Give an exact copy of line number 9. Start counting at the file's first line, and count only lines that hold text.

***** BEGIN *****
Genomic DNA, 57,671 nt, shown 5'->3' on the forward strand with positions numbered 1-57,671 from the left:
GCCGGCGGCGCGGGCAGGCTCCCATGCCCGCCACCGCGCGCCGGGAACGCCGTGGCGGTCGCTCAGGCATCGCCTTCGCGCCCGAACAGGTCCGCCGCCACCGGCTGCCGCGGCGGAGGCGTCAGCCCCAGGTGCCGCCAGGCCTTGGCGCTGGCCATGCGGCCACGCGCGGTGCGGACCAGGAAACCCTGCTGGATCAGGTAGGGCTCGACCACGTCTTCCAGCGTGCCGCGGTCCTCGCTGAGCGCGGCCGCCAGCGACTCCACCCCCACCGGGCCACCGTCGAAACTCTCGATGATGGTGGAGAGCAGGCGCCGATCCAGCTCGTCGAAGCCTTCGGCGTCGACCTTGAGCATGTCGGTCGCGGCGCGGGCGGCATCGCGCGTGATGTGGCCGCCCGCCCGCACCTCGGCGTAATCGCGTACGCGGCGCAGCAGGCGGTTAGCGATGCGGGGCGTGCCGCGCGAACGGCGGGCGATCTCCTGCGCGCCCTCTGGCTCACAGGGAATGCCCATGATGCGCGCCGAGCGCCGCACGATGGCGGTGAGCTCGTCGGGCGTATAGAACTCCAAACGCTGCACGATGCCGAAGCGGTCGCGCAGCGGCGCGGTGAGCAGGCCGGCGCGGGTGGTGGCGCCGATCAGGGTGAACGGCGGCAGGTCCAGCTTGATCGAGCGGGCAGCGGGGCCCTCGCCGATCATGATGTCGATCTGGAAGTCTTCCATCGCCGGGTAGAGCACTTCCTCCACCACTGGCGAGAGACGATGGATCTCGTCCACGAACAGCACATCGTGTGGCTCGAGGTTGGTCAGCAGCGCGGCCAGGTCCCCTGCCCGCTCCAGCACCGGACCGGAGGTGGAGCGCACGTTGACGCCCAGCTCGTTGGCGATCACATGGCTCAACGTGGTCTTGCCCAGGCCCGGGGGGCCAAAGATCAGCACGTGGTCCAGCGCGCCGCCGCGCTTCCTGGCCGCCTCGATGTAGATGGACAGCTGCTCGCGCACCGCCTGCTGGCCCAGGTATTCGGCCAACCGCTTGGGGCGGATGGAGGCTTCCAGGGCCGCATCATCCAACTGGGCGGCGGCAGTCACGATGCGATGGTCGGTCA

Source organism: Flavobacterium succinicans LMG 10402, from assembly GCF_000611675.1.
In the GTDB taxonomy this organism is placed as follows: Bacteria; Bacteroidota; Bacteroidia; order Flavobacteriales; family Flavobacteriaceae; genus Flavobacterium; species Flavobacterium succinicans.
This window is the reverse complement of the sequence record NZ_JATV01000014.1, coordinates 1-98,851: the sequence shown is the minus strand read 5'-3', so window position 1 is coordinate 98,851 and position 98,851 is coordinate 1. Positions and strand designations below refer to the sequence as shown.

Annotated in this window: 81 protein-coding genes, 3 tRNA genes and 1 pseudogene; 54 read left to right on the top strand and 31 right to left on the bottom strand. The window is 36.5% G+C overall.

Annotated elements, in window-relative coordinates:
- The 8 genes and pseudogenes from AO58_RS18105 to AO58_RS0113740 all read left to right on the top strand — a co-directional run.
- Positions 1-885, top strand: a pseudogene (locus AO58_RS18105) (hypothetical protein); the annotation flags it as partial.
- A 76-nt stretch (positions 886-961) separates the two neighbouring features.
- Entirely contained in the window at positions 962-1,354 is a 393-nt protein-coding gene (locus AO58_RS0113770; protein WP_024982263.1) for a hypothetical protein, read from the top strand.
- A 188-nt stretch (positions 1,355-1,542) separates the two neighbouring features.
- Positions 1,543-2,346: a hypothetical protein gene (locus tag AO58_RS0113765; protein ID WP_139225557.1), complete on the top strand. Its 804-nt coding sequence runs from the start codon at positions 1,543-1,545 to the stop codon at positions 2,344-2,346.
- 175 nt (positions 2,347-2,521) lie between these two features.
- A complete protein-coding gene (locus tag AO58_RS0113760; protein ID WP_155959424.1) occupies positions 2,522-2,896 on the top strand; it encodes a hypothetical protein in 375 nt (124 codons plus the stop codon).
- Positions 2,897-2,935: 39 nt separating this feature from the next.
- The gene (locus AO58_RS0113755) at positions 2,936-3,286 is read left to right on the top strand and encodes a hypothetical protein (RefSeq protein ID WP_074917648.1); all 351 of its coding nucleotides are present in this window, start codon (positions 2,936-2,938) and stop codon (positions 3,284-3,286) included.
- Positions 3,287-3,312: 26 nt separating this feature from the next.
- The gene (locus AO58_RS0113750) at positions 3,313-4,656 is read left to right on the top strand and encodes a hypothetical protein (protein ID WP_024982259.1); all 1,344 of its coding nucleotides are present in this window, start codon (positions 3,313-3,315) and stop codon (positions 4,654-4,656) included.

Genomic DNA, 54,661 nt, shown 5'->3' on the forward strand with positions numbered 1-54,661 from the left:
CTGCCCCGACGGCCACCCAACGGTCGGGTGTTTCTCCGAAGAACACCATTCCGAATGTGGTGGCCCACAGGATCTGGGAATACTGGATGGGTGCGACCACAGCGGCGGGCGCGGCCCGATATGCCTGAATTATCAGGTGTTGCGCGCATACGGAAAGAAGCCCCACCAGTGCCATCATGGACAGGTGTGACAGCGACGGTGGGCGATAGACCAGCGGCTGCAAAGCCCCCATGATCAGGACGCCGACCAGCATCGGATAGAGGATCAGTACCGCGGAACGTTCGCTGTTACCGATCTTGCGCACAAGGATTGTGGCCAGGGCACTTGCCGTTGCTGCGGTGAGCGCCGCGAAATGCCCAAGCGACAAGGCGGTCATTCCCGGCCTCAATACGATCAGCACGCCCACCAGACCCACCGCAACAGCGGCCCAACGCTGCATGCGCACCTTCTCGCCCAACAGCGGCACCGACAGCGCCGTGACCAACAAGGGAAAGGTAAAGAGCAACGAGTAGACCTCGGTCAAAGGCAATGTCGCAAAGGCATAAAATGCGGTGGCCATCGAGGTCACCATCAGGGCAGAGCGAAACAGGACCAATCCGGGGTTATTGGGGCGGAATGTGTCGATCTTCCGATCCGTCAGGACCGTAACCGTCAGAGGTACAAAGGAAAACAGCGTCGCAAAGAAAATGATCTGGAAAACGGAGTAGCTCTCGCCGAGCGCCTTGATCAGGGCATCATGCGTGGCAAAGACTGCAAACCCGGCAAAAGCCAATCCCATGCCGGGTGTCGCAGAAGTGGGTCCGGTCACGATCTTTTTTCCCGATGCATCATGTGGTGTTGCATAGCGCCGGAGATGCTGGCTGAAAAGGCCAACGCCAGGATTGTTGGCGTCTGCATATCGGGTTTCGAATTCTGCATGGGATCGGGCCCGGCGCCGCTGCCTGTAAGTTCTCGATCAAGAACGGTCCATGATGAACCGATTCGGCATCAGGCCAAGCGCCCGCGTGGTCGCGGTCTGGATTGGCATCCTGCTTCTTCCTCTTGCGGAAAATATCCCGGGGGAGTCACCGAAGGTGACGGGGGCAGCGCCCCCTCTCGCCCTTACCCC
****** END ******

- Positions 1-885, top strand: a pseudogene (locus AO58_RS18105) (hypothetical protein); the annotation flags it as partial.